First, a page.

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Letter to dairy stakeholders from CDFA Secretary Karen Ross

What follows is a letter from CDFA Secretary Karen Ross to the dairy industry that was sent as CDFA announced a determination that market conditions warrant a temporary adjustment to the minimum milk prices. After a late December hearing, CDFA announced a previous temporary adjustment that went into effect on February 1st but expired on May 31st. As that adjustment neared its conclusion, both the Chair and the Vice Chair of the Assembly Agriculture Committee asked CDFA to once again consider the need for additional price relief.

This is a six-month price adjustment that applies to all classes of milk and has a net effect – or average increase – of 12.5 cents per hundredweight, effective July 1.


Dear Dairy Industry Stakeholders:

Today, I have ordered modest temporary price relief for milk producers, effective July 1 through the end of the year. This adjustment is across all classes to maximize pool returns to producers. While the testimony on the hearing record failed to provide economic data to justify the industry’s positions, the uncertainty of the 2013 corn crop and questions about the stability of the market recovery indicate this adjustment is appropriate. I’ve taken this action despite the fact that I believe, and have stated, the Department cannot address ongoing difficulties within the dairy industry through increases in the minimum price.

California dairies and processors must operate within national and international markets that require the manufacture of milk products to be competitive with those produced elsewhere in terms of variety, price and quality. Our system of regulated milk pricing is an antiquated one that impairs the ability of the dairy industry to rise to this challenge.

When California’s pricing system was established nearly half a century ago, fluid milk utilization comprised 60 percent of the pool. Today, it is less than 14 percent. Class 4 products – butter, dry milk, powders and cheese – now represent about 80% of all milk produced in California. A half-century ago, California was focused primarily on producing milk only for our state’s consumers. Today, California exports dairy products across the country and around the world, and we are poised for significant growth.

The current system is unsustainable because the Department lacks transparent market information to make pricing decisions. Class 4 is a market clearing price, meaning it’s based on the lowest value commodities instead of higher value products. For example, the Class 4b price is determined by reference to the cost of manufacturing cheddar cheese, even though it accounts for a small amount of cheese manufactured in the state. Similarly, the Department relies upon a dry whey factor to calculate the 4b price in the absence of any reliable economic data that can be used to calculate the value of dry whey products in relation to the market. As a result, cheese plants that dispose of dry whey instead of transforming it into marketable dry whey products pay a price for milk that falsely assumes that they profit from the manufacture of these products.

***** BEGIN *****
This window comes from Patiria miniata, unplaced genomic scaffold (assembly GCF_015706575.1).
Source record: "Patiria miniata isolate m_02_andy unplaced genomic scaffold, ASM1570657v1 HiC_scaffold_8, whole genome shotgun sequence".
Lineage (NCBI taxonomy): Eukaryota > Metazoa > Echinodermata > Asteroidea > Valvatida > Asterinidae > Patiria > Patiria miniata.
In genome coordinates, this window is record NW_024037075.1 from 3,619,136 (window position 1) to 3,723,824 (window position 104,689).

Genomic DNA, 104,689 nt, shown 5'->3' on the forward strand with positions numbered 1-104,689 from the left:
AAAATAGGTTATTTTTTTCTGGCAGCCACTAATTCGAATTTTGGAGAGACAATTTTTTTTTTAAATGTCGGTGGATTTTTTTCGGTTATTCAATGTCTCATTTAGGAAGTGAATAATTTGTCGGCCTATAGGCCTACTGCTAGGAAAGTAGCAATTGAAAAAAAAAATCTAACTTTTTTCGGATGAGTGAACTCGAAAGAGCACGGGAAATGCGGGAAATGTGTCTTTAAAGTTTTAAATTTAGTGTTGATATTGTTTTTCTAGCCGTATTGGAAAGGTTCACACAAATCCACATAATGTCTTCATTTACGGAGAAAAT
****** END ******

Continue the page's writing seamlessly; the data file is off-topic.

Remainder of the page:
We must work together to create a new system to allow producers to improve margins by being responsive to market signals, to provide incentives for the construction of additional processing capacity, and to encourage the production and marketing of new innovative products that add value to milk. The industry is being compelled to engage these issues in the California Dairy Future Task Force, the Legislature, and, potentially, the Federal Milk Marketing Order. The Department stands ready to participate in any forum that presents an opportunity to ensure the long-term stability of the California dairy industry, but I strongly believe that the Task Force is the best process for bringing producers and processors together to achieve this goal.

By participating in the Task Force, industry leaders have taken tentative steps toward confronting these difficult issues. If we work together, we can successfully overcome them. The future demands the changes we all agree must be made to our current pricing system. A 21st century model that more equitably shares risk should be flexible enough to embrace new products and position our industry to compete in the modern global marketplace.

Yours truly,

Karen Ross


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